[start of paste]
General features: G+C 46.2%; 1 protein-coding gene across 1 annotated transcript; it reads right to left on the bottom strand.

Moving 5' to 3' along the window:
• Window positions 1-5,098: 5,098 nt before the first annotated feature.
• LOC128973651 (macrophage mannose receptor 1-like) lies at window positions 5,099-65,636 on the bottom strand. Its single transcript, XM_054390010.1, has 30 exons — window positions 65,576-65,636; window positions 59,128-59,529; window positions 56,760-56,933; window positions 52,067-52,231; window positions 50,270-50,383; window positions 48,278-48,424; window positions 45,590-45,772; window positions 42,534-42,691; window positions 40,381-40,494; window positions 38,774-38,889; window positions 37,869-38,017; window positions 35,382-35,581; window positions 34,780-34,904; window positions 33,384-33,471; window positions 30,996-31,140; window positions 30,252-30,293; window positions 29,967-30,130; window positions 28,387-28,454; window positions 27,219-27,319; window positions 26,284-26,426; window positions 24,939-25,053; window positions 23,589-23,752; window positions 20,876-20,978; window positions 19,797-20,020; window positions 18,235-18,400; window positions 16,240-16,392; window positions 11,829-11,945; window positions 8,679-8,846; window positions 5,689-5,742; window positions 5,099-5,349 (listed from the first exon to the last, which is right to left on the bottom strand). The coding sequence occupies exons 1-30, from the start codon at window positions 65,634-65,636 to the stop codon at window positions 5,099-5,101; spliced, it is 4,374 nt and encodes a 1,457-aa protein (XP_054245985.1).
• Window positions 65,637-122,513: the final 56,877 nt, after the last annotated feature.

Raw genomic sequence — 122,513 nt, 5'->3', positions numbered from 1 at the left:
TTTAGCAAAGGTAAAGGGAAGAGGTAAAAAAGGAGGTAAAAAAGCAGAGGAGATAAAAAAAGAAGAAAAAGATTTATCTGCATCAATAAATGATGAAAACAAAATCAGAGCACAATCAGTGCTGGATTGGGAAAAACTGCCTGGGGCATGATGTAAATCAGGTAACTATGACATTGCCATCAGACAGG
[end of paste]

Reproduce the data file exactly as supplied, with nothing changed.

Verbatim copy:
General features: G+C 46.2%; 1 protein-coding gene across 1 annotated transcript; it reads right to left on the bottom strand.

Moving 5' to 3' along the window:
• Window positions 1-5,098: 5,098 nt before the first annotated feature.
• LOC128973651 (macrophage mannose receptor 1-like) lies at window positions 5,099-65,636 on the bottom strand. Its single transcript, XM_054390010.1, has 30 exons — window positions 65,576-65,636; window positions 59,128-59,529; window positions 56,760-56,933; window positions 52,067-52,231; window positions 50,270-50,383; window positions 48,278-48,424; window positions 45,590-45,772; window positions 42,534-42,691; window positions 40,381-40,494; window positions 38,774-38,889; window positions 37,869-38,017; window positions 35,382-35,581; window positions 34,780-34,904; window positions 33,384-33,471; window positions 30,996-31,140; window positions 30,252-30,293; window positions 29,967-30,130; window positions 28,387-28,454; window positions 27,219-27,319; window positions 26,284-26,426; window positions 24,939-25,053; window positions 23,589-23,752; window positions 20,876-20,978; window positions 19,797-20,020; window positions 18,235-18,400; window positions 16,240-16,392; window positions 11,829-11,945; window positions 8,679-8,846; window positions 5,689-5,742; window positions 5,099-5,349 (listed from the first exon to the last, which is right to left on the bottom strand). The coding sequence occupies exons 1-30, from the start codon at window positions 65,634-65,636 to the stop codon at window positions 5,099-5,101; spliced, it is 4,374 nt and encodes a 1,457-aa protein (XP_054245985.1).
• Window positions 65,637-122,513: the final 56,877 nt, after the last annotated feature.

Raw genomic sequence — 122,513 nt, 5'->3', positions numbered from 1 at the left:
TTTAGCAAAGGTAAAGGGAAGAGGTAAAAAAGGAGGTAAAAAAGCAGAGGAGATAAAAAAAGAAGAAAAAGATTTATCTGCATCAATAAATGATGAAAACAAAATCAGAGCACAATCAGTGCTGGATTGGGAAAAACTGCCTGGGGCATGATGTAAATCAGGTAACTATGACATTGCCATCAGACAGG